A History of the County of Cambridge and the Isle of Ely: Volume 9, Chesterton, Northstowe, and Papworth Hundreds. Originally published by Victoria County History, London, 1989.
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Charities for the poor
Gifts reported in 1783, (fn. 1) mostly bequests, included £20 from Sir John Cotton, (fn. 2) £10 each from the rector, Peter Needham (d. 1731), (fn. 3) and Thomas Cotton (d. 1729), (fn. 4) and probably £26 from others, then unknown; all yielded 5 per cent interest, out of which in 1775 £2 10s. had been given in coal and £2 6s. to poor widows. (fn. 5) Those funds were probably absorbed by expenses at inclosure in 1800, and 10s. a year from land, supposedly at St. Ives (Hunts.), given by Dingley Askham's spinster daughter Anne (d. 1784) was also lost. (fn. 6) There remained the town lands, covering 15 a. in 1648, (fn. 7) perhaps including the 7 a. devised by Henry Smith in 1527 to help pay the town's 'headmoney penny', and land worth 2 marks given by Simon Watson (d. 1637) for two poor people. (fn. 8) In 1728, when a town house was let rent free to the poor, the land yielded £4 a year. (fn. 9)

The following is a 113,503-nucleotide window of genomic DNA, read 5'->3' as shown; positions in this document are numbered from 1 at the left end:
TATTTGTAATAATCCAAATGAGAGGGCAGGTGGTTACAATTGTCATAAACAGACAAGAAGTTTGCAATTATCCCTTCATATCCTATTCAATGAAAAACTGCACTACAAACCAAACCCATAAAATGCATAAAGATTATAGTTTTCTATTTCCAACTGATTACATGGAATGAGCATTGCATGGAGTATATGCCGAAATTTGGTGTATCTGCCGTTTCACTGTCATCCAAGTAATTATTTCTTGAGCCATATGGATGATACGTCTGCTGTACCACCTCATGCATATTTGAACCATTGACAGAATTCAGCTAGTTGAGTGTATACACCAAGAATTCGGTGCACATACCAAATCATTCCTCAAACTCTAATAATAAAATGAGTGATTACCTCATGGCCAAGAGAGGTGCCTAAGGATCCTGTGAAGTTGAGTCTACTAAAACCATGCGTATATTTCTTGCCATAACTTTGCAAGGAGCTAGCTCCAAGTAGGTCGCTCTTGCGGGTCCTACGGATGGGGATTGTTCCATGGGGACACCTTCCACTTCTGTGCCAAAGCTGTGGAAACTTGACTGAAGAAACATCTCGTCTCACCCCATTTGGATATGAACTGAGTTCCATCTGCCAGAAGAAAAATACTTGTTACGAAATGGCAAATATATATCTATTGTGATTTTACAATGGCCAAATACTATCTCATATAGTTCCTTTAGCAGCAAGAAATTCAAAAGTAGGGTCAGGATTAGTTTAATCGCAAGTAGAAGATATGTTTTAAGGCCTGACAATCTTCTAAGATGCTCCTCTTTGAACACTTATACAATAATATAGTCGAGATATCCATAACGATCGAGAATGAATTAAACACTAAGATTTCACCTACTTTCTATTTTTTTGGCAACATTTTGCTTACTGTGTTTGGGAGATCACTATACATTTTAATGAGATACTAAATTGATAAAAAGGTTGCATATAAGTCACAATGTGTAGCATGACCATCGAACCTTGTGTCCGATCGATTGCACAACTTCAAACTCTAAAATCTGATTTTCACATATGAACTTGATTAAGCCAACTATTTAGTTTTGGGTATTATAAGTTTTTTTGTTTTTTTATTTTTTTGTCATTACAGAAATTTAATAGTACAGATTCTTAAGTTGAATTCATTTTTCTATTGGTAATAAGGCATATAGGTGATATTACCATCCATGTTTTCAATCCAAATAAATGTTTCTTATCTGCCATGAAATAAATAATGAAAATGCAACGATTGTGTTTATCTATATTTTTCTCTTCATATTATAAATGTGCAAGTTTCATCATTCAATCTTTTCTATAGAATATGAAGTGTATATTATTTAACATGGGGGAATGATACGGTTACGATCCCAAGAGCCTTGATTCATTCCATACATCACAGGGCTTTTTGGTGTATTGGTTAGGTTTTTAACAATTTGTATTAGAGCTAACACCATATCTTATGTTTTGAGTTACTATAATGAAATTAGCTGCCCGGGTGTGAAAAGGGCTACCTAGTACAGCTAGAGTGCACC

At inclosure 12½ a., let as allotments until after 1900, were allotted for the arable. There were also a 3-rood close west of the churchyard and 2 a. in Fen Stanton. The income, c. £20 in 1837 and 1863, was given in 1837 in fuel in proportion to the size of families. (fn. 10) In 1866 the vestry agreed that men working regularly in Conington, as well as inhabitants, should be eligible as recipients. (fn. 11) About 1880, (fn. 12) when the allotment holders' rents were much in arrears, the squire and rector took control, obtaining authorization in 1882. Distribution in coal, in the 1890s restricted to resident wage-earners, continued until the 1960s. The rent rose from £20 c. 1920 to £50, mostly from letting grazing rights, after 1960 when it was given not only to widows and pensioners but to all families with children. By 1975 qualified recipients could be found for barely a third of c. £300 available yearly.